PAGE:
“The Pantaneiro doesn’t produce so much meat in a short time, so they are condemned to extinction,” explains Dani. Almost all farmers depend on Nelore cattle as their main trade, and keep just a few Pantaneiro in small herds of up to 50, mostly for cheese and milk to use at home.
Favoring the less-well-adapted Nelore has come with an environmental toll. Since Nelore cows can’t survive on the area’s wild vegetation, Dani explains, farmers have introduced aggressive grasses from Africa that outcompete local vegetation and plants. “It’s a threat to the environment,” he says. “With the Pantaneiro cattle on the other hand, you don’t need to change anything.”
To provide farmers with an economic incentive to grow their Pantaneiro herds, Dani and his peers are trying to grow the market for their Nicola cheese. “Cheese is a very important product, he explains. “It can be preserved without much energy. You can transform 10 litres of milk into one kilo of cheese. It’s a value-adding process.”
Dani and Oliveira spearhead the Bioma Cheese Project, a consortium of researchers and national organizations, including local farmers, several Brazilian universities, and the Brazilian Association of Pantaneiro Bovines, who represent the Pantaneiro cattle ranchers. The project is part of a larger research effort conducted locally at Embrapa Pantanal (The Brazilian Organization of Farming Research), which has a conservation center on the Nhumirim farm in the heart of the Pantanal. They all work together toward one key goal: protecting the Pantaneiro in order to preserve both its genetics and local traditions.
To make Nicola cheese a popular product, a crucial first step is getting the Pantaneiro breed officially recognized by the Brazilian government, which will aid in commercializing the cheese and meeting federal food standards. Due to the Pantaneiro’s melting pot origins, though, distinguishing it as a specific breed involves a long process of genetic testing and mapping, which has been ongoing since Embrapa Pantanal started in 1984. In 2010, the Pantaneiro was declared a cultural and genetic heritage to Mato Grosso do Sul (a state in the Pantanal)—a partial step toward full recognition. Embrapa lodged an appeal with the Brazilian Ministry of Agriculture and Livestock, and Oliveira works on tasks such as registering all Pantaneiro births and deaths. By July of this year, Oliveira hopes that they will have finished the necessary work to gain recognition by 2020.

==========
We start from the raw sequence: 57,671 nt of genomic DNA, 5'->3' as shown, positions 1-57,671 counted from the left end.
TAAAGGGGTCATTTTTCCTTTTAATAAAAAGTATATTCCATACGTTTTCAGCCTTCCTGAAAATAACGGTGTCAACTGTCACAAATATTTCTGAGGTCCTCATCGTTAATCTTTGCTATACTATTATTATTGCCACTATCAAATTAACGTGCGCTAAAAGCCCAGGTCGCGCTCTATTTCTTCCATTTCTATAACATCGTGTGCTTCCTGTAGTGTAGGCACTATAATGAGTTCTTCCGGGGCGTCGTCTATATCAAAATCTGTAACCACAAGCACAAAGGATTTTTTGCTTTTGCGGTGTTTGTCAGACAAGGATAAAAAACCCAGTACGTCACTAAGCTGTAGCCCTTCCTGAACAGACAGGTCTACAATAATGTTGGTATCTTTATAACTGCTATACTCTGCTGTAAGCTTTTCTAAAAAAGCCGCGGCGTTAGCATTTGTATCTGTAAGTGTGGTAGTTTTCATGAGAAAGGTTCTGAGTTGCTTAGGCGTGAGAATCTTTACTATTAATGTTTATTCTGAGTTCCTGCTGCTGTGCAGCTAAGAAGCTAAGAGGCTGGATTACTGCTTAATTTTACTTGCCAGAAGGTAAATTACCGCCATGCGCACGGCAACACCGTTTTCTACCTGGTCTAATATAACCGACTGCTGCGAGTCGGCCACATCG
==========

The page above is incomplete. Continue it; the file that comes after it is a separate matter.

“Nicola is present in a wide range of traditional food here,” explains Ruiz, who partners with the research consortium by lending his herd for genetic studies and breeding programs. “I grew up with the Pantaneiros, and that created a lot of love for these animals and their milk. I want to maintain this family tradition and pass it on to my children.”
Since it’s made using unpasteurized milk, the Nicola cheese also has to meet tough sanitary standards—all without jeopardizing its unique selling point as an artisanal, niche product from the Pantanal. The cheese partners also hope to secure certificate of origin status that links Nicola to the area. This will require significant investment in cheese-making equipment and cleaning up production practices, which, Dani believes, farmers will be more willing to do once the breed gains federal recognition.
Dani believes the process of recognizing endangered and rare breeds, and finding an economic use for them in cheese production, can be replicated and applied to other species, such as the caracu found in the south of Brazil. “We must do this to protect the way of life of native people, local traditions and local farmers.”
For now though, visitors to the Pantanal can eat Nicola cheese at local bed and breakfasts, hostels, and farms. As for the cows themselves, they can be spotted standing shoulder-high in the water and chewing on reeds, foraging in dense thickets, or grazing in the open plains.